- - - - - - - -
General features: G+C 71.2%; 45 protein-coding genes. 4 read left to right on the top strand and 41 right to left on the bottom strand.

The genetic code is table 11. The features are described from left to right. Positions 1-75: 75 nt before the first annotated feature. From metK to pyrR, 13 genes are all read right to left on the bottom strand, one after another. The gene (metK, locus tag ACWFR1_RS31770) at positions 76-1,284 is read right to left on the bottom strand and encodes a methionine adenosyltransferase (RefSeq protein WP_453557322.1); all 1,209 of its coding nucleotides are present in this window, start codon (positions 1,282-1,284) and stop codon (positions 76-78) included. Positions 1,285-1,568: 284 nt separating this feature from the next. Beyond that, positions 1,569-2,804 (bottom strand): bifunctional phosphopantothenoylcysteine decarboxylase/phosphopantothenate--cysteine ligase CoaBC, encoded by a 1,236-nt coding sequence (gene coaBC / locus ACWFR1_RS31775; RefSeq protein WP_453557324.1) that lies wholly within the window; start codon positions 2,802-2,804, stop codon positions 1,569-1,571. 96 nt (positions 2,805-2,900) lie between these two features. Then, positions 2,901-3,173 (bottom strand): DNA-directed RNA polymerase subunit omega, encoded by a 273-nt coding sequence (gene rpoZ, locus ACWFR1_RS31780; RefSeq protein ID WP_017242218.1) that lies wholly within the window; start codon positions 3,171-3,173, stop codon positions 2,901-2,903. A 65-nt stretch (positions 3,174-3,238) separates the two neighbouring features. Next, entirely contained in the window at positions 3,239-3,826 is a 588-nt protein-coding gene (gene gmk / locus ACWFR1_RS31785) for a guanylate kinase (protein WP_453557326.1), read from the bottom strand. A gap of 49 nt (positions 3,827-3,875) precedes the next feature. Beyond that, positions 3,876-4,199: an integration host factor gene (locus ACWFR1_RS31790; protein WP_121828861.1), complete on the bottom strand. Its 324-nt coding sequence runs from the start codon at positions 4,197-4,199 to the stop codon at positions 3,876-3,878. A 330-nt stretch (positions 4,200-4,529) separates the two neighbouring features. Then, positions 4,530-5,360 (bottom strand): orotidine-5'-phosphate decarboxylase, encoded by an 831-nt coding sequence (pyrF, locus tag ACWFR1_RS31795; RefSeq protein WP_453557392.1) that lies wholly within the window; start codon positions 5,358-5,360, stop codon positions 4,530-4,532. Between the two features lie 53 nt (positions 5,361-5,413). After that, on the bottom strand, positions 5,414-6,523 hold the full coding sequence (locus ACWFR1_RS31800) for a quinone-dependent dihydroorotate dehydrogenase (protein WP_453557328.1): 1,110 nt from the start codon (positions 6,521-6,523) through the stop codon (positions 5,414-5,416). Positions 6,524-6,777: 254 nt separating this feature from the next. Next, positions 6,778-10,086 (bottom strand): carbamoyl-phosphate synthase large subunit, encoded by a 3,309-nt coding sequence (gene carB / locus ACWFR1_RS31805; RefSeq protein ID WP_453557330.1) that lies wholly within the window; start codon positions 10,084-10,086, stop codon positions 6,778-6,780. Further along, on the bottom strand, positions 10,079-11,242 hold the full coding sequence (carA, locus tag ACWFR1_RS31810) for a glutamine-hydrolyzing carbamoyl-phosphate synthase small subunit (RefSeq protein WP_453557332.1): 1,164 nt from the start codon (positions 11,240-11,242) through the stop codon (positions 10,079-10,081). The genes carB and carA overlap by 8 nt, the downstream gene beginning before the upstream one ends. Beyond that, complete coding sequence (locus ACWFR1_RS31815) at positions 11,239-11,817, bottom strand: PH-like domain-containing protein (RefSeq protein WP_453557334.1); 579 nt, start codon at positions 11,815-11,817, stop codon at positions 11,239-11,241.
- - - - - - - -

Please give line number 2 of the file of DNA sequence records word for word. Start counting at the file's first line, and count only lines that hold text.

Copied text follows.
The genetic code is table 11. The features are described from left to right. Positions 1-75: 75 nt before the first annotated feature. From metK to pyrR, 13 genes are all read right to left on the bottom strand, one after another. The gene (metK, locus tag ACWFR1_RS31770) at positions 76-1,284 is read right to left on the bottom strand and encodes a methionine adenosyltransferase (RefSeq protein WP_453557322.1); all 1,209 of its coding nucleotides are present in this window, start codon (positions 1,282-1,284) and stop codon (positions 76-78) included. Positions 1,285-1,568: 284 nt separating this feature from the next. Beyond that, positions 1,569-2,804 (bottom strand): bifunctional phosphopantothenoylcysteine decarboxylase/phosphopantothenate--cysteine ligase CoaBC, encoded by a 1,236-nt coding sequence (gene coaBC / locus ACWFR1_RS31775; RefSeq protein WP_453557324.1) that lies wholly within the window; start codon positions 2,802-2,804, stop codon positions 1,569-1,571. 96 nt (positions 2,805-2,900) lie between these two features. Then, positions 2,901-3,173 (bottom strand): DNA-directed RNA polymerase subunit omega, encoded by a 273-nt coding sequence (gene rpoZ, locus ACWFR1_RS31780; RefSeq protein ID WP_017242218.1) that lies wholly within the window; start codon positions 3,171-3,173, stop codon positions 2,901-2,903. A 65-nt stretch (positions 3,174-3,238) separates the two neighbouring features. Next, entirely contained in the window at positions 3,239-3,826 is a 588-nt protein-coding gene (gene gmk / locus ACWFR1_RS31785) for a guanylate kinase (protein WP_453557326.1), read from the bottom strand. A gap of 49 nt (positions 3,827-3,875) precedes the next feature. Beyond that, positions 3,876-4,199: an integration host factor gene (locus ACWFR1_RS31790; protein WP_121828861.1), complete on the bottom strand. Its 324-nt coding sequence runs from the start codon at positions 4,197-4,199 to the stop codon at positions 3,876-3,878. A 330-nt stretch (positions 4,200-4,529) separates the two neighbouring features. Then, positions 4,530-5,360 (bottom strand): orotidine-5'-phosphate decarboxylase, encoded by an 831-nt coding sequence (pyrF, locus tag ACWFR1_RS31795; RefSeq protein WP_453557392.1) that lies wholly within the window; start codon positions 5,358-5,360, stop codon positions 4,530-4,532. Between the two features lie 53 nt (positions 5,361-5,413). After that, on the bottom strand, positions 5,414-6,523 hold the full coding sequence (locus ACWFR1_RS31800) for a quinone-dependent dihydroorotate dehydrogenase (protein WP_453557328.1): 1,110 nt from the start codon (positions 6,521-6,523) through the stop codon (positions 5,414-5,416). Positions 6,524-6,777: 254 nt separating this feature from the next. Next, positions 6,778-10,086 (bottom strand): carbamoyl-phosphate synthase large subunit, encoded by a 3,309-nt coding sequence (gene carB / locus ACWFR1_RS31805; RefSeq protein ID WP_453557330.1) that lies wholly within the window; start codon positions 10,084-10,086, stop codon positions 6,778-6,780. Further along, on the bottom strand, positions 10,079-11,242 hold the full coding sequence (carA, locus tag ACWFR1_RS31810) for a glutamine-hydrolyzing carbamoyl-phosphate synthase small subunit (RefSeq protein WP_453557332.1): 1,164 nt from the start codon (positions 11,240-11,242) through the stop codon (positions 10,079-10,081). The genes carB and carA overlap by 8 nt, the downstream gene beginning before the upstream one ends. Beyond that, complete coding sequence (locus ACWFR1_RS31815) at positions 11,239-11,817, bottom strand: PH-like domain-containing protein (RefSeq protein WP_453557334.1); 579 nt, start codon at positions 11,815-11,817, stop codon at positions 11,239-11,241.